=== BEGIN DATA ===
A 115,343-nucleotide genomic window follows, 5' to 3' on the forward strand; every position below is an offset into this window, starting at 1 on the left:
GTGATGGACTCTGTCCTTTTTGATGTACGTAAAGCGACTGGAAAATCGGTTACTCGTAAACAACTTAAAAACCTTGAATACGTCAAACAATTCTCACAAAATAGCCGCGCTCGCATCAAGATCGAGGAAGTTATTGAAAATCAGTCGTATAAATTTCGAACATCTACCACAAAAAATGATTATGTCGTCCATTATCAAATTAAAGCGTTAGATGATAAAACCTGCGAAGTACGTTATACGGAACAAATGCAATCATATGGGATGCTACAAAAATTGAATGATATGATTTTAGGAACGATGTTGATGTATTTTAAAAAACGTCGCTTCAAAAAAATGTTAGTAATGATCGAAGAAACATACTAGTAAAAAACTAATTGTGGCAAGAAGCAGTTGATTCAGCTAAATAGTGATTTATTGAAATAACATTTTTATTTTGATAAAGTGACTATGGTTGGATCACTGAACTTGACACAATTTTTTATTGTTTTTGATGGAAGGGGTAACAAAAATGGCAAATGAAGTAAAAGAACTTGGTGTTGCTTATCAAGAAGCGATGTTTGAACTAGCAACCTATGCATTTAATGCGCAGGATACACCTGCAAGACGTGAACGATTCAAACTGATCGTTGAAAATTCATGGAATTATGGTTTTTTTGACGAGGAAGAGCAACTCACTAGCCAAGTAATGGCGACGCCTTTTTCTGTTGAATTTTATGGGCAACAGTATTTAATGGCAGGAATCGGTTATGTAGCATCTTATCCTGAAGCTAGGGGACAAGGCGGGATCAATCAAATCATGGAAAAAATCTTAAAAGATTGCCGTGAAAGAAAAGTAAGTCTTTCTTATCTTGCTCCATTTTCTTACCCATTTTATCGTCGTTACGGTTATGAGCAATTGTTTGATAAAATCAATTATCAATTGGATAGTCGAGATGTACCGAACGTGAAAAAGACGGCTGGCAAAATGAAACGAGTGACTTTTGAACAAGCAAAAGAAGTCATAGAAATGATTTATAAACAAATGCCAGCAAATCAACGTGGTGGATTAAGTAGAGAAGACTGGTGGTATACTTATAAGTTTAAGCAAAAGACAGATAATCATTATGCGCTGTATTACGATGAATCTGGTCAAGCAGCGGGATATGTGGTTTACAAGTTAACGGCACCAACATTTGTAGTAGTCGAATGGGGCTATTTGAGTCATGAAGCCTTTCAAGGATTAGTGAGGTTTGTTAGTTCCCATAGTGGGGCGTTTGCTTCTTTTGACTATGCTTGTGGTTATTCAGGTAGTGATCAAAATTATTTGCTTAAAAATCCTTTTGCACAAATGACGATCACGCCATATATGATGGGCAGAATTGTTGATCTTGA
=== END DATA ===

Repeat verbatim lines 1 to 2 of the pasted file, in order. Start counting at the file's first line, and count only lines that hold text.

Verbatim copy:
A 115,343-nucleotide genomic window follows, 5' to 3' on the forward strand; every position below is an offset into this window, starting at 1 on the left:
GTGATGGACTCTGTCCTTTTTGATGTACGTAAAGCGACTGGAAAATCGGTTACTCGTAAACAACTTAAAAACCTTGAATACGTCAAACAATTCTCACAAAATAGCCGCGCTCGCATCAAGATCGAGGAAGTTATTGAAAATCAGTCGTATAAATTTCGAACATCTACCACAAAAAATGATTATGTCGTCCATTATCAAATTAAAGCGTTAGATGATAAAACCTGCGAAGTACGTTATACGGAACAAATGCAATCATATGGGATGCTACAAAAATTGAATGATATGATTTTAGGAACGATGTTGATGTATTTTAAAAAACGTCGCTTCAAAAAAATGTTAGTAATGATCGAAGAAACATACTAGTAAAAAACTAATTGTGGCAAGAAGCAGTTGATTCAGCTAAATAGTGATTTATTGAAATAACATTTTTATTTTGATAAAGTGACTATGGTTGGATCACTGAACTTGACACAATTTTTTATTGTTTTTGATGGAAGGGGTAACAAAAATGGCAAATGAAGTAAAAGAACTTGGTGTTGCTTATCAAGAAGCGATGTTTGAACTAGCAACCTATGCATTTAATGCGCAGGATACACCTGCAAGACGTGAACGATTCAAACTGATCGTTGAAAATTCATGGAATTATGGTTTTTTTGACGAGGAAGAGCAACTCACTAGCCAAGTAATGGCGACGCCTTTTTCTGTTGAATTTTATGGGCAACAGTATTTAATGGCAGGAATCGGTTATGTAGCATCTTATCCTGAAGCTAGGGGACAAGGCGGGATCAATCAAATCATGGAAAAAATCTTAAAAGATTGCCGTGAAAGAAAAGTAAGTCTTTCTTATCTTGCTCCATTTTCTTACCCATTTTATCGTCGTTACGGTTATGAGCAATTGTTTGATAAAATCAATTATCAATTGGATAGTCGAGATGTACCGAACGTGAAAAAGACGGCTGGCAAAATGAAACGAGTGACTTTTGAACAAGCAAAAGAAGTCATAGAAATGATTTATAAACAAATGCCAGCAAATCAACGTGGTGGATTAAGTAGAGAAGACTGGTGGTATACTTATAAGTTTAAGCAAAAGACAGATAATCATTATGCGCTGTATTACGATGAATCTGGTCAAGCAGCGGGATATGTGGTTTACAAGTTAACGGCACCAACATTTGTAGTAGTCGAATGGGGCTATTTGAGTCATGAAGCCTTTCAAGGATTAGTGAGGTTTGTTAGTTCCCATAGTGGGGCGTTTGCTTCTTTTGACTATGCTTGTGGTTATTCAGGTAGTGATCAAAATTATTTGCTTAAAAATCCTTTTGCACAAATGACGATCACGCCATATATGATGGGCAGAATTGTTGATCTTGA